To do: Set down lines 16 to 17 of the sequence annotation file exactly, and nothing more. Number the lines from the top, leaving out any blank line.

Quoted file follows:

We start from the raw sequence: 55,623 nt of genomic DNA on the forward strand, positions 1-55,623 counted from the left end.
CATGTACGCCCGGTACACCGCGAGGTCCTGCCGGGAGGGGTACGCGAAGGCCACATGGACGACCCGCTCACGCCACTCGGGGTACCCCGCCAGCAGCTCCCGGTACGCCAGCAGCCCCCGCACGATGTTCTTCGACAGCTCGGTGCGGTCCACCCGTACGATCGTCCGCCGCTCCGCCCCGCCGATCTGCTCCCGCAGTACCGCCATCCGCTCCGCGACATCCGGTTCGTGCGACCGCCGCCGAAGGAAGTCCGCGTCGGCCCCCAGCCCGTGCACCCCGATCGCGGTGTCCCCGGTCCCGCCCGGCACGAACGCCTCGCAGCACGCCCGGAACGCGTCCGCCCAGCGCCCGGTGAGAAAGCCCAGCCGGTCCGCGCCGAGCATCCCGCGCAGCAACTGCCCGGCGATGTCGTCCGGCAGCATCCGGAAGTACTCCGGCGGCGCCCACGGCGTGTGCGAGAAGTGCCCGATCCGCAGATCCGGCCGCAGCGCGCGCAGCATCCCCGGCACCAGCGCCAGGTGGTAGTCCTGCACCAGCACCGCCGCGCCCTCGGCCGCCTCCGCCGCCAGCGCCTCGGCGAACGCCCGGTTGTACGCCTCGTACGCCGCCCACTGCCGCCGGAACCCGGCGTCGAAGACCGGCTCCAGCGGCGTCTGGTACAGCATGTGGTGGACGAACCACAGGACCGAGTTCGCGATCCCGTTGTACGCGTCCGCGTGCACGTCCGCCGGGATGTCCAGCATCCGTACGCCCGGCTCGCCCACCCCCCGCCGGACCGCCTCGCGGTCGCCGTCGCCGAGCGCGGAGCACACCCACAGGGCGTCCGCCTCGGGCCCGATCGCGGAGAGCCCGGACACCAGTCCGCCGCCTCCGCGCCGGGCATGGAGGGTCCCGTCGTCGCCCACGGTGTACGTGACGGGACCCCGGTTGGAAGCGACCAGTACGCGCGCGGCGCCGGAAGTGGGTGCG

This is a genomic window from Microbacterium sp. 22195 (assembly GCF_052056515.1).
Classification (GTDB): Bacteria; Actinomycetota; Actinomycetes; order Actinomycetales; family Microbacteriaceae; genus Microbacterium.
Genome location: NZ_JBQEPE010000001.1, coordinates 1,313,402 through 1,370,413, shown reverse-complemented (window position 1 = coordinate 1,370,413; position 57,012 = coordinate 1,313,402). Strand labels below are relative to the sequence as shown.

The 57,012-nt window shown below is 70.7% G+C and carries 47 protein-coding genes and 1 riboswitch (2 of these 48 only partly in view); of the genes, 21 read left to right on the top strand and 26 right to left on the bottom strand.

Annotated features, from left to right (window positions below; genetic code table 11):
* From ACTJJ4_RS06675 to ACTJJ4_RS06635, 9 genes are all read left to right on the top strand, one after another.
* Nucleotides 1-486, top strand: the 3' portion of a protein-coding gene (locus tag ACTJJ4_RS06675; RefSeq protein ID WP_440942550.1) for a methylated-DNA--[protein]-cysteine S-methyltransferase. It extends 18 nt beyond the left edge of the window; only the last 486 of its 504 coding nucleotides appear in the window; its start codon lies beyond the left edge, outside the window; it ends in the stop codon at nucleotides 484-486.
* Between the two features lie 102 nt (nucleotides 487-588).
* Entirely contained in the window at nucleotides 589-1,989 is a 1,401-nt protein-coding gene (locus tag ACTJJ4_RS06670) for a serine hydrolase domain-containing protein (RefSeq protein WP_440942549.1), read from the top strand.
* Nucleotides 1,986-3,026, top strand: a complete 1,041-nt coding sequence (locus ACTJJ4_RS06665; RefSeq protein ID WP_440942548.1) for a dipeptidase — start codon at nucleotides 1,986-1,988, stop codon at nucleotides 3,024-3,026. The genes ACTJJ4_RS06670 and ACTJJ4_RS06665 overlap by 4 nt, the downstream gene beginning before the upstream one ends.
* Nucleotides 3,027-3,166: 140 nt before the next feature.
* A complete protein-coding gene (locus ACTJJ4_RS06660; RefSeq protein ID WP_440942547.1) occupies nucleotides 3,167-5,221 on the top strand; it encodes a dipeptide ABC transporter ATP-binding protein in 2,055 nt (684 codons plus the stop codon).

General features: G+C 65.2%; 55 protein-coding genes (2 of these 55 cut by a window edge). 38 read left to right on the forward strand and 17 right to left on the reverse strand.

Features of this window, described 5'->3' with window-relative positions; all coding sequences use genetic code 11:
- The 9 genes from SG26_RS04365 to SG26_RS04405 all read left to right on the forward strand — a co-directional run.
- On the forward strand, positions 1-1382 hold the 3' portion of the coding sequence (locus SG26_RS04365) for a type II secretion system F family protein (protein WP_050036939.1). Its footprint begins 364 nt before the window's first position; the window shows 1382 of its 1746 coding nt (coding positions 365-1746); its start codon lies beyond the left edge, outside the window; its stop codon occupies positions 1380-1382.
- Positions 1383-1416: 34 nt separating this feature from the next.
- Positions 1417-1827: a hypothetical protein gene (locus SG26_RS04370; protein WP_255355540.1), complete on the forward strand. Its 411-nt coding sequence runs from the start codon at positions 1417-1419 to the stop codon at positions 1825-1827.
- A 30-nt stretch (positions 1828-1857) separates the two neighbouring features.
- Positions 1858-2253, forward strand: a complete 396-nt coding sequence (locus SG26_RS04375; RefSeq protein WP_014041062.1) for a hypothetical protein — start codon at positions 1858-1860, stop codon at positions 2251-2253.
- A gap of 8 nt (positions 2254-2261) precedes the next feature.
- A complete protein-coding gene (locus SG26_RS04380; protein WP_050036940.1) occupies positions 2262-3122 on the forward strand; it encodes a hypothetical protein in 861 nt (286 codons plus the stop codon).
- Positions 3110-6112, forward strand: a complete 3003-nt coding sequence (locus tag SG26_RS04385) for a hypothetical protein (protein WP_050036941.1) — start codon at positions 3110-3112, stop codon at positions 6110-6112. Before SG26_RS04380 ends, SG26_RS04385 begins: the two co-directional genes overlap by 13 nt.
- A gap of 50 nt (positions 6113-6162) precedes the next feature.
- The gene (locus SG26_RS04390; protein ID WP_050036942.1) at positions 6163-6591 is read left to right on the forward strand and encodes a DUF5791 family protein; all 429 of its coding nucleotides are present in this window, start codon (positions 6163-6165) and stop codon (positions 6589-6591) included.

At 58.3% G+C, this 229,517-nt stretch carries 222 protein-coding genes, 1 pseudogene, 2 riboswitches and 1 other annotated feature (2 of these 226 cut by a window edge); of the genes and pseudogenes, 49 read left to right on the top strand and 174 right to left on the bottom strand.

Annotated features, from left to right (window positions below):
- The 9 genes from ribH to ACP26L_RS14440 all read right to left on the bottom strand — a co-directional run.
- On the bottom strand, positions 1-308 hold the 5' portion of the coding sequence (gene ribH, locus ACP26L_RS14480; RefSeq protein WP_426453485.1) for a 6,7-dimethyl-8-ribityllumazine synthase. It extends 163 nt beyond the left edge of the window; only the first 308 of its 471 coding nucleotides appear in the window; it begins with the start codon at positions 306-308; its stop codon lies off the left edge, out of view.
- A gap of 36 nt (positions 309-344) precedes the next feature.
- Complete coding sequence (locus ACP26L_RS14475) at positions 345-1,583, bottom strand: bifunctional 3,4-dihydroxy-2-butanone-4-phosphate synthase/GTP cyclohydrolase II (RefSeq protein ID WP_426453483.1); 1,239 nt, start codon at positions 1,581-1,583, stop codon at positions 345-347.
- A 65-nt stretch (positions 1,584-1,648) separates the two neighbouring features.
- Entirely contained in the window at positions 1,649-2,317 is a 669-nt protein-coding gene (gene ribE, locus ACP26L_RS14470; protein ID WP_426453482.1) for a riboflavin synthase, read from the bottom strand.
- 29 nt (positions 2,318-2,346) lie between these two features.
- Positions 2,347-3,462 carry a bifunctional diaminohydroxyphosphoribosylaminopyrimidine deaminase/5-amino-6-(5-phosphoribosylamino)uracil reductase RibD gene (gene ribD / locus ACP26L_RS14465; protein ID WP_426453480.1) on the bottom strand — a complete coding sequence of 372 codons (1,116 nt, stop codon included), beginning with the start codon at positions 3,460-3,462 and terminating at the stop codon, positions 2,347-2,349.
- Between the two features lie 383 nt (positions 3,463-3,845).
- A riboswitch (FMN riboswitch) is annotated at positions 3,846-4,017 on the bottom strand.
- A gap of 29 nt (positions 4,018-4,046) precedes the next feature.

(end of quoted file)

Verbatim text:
Features of this window, described 5'->3' with window-relative positions; all coding sequences use genetic code 11:
- The 9 genes from SG26_RS04365 to SG26_RS04405 all read left to right on the forward strand — a co-directional run.